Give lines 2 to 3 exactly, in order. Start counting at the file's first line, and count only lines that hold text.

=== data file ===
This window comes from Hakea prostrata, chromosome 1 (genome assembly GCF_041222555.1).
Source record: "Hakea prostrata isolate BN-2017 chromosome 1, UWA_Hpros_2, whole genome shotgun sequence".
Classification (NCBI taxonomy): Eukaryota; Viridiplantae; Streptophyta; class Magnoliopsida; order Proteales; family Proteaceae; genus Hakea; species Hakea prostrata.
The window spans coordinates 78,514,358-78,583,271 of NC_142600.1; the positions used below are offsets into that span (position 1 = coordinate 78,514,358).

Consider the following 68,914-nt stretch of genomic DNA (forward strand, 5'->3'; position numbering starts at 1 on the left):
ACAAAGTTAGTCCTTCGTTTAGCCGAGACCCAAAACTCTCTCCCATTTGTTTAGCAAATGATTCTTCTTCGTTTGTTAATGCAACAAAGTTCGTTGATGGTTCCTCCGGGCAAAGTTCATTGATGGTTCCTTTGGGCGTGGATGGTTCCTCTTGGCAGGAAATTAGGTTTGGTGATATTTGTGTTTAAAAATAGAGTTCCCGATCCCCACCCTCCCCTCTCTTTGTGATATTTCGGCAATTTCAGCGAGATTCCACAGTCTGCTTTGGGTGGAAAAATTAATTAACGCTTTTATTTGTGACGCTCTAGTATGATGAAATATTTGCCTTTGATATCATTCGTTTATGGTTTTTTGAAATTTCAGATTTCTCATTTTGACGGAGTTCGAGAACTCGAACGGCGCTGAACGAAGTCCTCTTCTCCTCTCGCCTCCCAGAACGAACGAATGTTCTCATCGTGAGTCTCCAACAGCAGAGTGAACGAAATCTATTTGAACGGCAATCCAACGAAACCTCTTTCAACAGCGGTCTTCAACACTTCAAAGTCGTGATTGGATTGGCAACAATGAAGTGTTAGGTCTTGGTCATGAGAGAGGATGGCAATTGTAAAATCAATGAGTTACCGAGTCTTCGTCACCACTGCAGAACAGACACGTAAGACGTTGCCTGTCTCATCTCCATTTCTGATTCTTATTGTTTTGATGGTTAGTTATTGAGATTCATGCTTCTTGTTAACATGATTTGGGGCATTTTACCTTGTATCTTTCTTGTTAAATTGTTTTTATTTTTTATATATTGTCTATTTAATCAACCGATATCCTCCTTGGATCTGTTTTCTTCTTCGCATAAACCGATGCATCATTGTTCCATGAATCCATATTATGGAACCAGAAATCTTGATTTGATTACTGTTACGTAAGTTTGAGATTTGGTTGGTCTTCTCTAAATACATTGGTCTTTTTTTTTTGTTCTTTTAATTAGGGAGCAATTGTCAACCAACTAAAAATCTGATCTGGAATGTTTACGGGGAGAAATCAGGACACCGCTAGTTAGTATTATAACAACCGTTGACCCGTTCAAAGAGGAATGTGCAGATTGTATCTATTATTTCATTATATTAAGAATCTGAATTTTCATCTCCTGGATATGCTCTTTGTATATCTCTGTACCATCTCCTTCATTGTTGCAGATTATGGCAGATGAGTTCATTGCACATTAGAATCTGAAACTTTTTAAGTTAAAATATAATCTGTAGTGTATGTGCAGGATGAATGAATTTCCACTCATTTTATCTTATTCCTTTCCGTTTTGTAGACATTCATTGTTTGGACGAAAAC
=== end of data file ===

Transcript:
Source record: "Hakea prostrata isolate BN-2017 chromosome 1, UWA_Hpros_2, whole genome shotgun sequence".
Classification (NCBI taxonomy): Eukaryota; Viridiplantae; Streptophyta; class Magnoliopsida; order Proteales; family Proteaceae; genus Hakea; species Hakea prostrata.